Tuesday, September 21, 2010

The Dear Hunter - Act I: The Lake South, the River North (V2)

The Dear Hunter is one of those bands that reminds me how well music can be used as a medium for story-telling.

Act I: The Lake South, the River North is the first of what is planned to be a six part concept album. Only three of these "acts" have been released thus far, with the fourth one under TBA. It's certainly an ambitious goal, with equally ambitious music. This album is eight tracks long, with the most of them being about six minutes in length, often incorporating breaks and intros that often sound very orchestral and rock-opera-esque before going right back to the heavy guitar and drum work. In it's most basic form, the story itself is that of a boy born to a prostitute and his life that follows. Not the most unique of premises, but the music gives it a depth you wouldn't expect. There are plenty different moods and emotions spread across this album expressed through the almost bipolar song construction to keep your mind busy and entertained. At times it feels like you're listening to the soundtrack to a rather bizarre musical.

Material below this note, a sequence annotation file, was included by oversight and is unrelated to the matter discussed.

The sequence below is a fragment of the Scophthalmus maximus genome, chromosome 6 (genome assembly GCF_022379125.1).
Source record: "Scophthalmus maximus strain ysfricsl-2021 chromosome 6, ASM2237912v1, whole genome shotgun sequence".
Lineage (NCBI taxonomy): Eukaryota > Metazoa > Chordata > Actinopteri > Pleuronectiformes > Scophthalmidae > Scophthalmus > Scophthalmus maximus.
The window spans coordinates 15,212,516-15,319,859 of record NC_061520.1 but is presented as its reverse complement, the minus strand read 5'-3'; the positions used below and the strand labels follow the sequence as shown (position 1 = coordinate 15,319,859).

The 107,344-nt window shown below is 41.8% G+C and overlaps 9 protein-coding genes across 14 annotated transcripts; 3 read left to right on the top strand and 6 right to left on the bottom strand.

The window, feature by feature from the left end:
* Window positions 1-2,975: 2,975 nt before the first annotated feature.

Now I should come out and say that as with most progressive rock, this isn't going to be everybody's cup of tea. They're part of that "love it or hate it" category. The main reason being the vocals/lyrics, which feel a bit lacking at times, with corny names such as Ms. Terri (bet you couldn't guess the word play there) and some songs being sung a bit more on the whiny side. I myself don't mind it, but I'm well aware that some people can't get past things like that.

So my suggestion is that you give this album a listen, even if you're feeling a bit skeptic after my previous paragraph. You just may be able to enjoy the vocals, or at least tolerate them. And if they just bother you too much I'll gladly take the blame for your wasted time, because I think this album is worth a try at the very least.

Highlights: City Escape, 1878, The Pimp and the Priest

Download here.

Sing softly, bring me to the lake.

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